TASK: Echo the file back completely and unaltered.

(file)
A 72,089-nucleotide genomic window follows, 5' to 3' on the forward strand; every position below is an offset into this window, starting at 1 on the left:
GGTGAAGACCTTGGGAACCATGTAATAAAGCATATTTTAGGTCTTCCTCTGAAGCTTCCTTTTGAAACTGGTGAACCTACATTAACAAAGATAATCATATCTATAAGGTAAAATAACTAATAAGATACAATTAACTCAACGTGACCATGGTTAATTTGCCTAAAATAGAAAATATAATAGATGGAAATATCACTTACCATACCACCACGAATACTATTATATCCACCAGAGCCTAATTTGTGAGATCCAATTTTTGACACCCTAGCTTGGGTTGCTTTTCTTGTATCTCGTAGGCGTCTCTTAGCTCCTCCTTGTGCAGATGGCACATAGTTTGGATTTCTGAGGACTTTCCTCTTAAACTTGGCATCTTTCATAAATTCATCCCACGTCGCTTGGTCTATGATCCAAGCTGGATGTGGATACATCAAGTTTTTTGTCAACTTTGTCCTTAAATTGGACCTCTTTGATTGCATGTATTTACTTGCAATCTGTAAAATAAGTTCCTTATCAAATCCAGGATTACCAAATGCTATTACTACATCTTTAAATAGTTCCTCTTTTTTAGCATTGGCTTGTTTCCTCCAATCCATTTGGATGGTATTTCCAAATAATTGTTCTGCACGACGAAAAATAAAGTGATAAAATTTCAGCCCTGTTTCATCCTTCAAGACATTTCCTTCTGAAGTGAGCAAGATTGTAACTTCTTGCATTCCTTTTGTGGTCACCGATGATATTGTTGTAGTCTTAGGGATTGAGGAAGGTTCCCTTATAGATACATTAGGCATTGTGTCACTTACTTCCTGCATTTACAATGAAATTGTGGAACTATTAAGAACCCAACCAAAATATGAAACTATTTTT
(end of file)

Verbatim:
A 72,089-nucleotide genomic window follows, 5' to 3' on the forward strand; every position below is an offset into this window, starting at 1 on the left:
GGTGAAGACCTTGGGAACCATGTAATAAAGCATATTTTAGGTCTTCCTCTGAAGCTTCCTTTTGAAACTGGTGAACCTACATTAACAAAGATAATCATATCTATAAGGTAAAATAACTAATAAGATACAATTAACTCAACGTGACCATGGTTAATTTGCCTAAAATAGAAAATATAATAGATGGAAATATCACTTACCATACCACCACGAATACTATTATATCCACCAGAGCCTAATTTGTGAGATCCAATTTTTGACACCCTAGCTTGGGTTGCTTTTCTTGTATCTCGTAGGCGTCTCTTAGCTCCTCCTTGTGCAGATGGCACATAGTTTGGATTTCTGAGGACTTTCCTCTTAAACTTGGCATCTTTCATAAATTCATCCCACGTCGCTTGGTCTATGATCCAAGCTGGATGTGGATACATCAAGTTTTTTGTCAACTTTGTCCTTAAATTGGACCTCTTTGATTGCATGTATTTACTTGCAATCTGTAAAATAAGTTCCTTATCAAATCCAGGATTACCAAATGCTATTACTACATCTTTAAATAGTTCCTCTTTTTTAGCATTGGCTTGTTTCCTCCAATCCATTTGGATGGTATTTCCAAATAATTGTTCTGCACGACGAAAAATAAAGTGATAAAATTTCAGCCCTGTTTCATCCTTCAAGACATTTCCTTCTGAAGTGAGCAAGATTGTAACTTCTTGCATTCCTTTTGTGGTCACCGATGATATTGTTGTAGTCTTAGGGATTGAGGAAGGTTCCCTTATAGATACATTAGGCATTGTGTCACTTACTTCCTGCATTTACAATGAAATTGTGGAACTATTAAGAACCCAACCAAAATATGAAACTATTTTT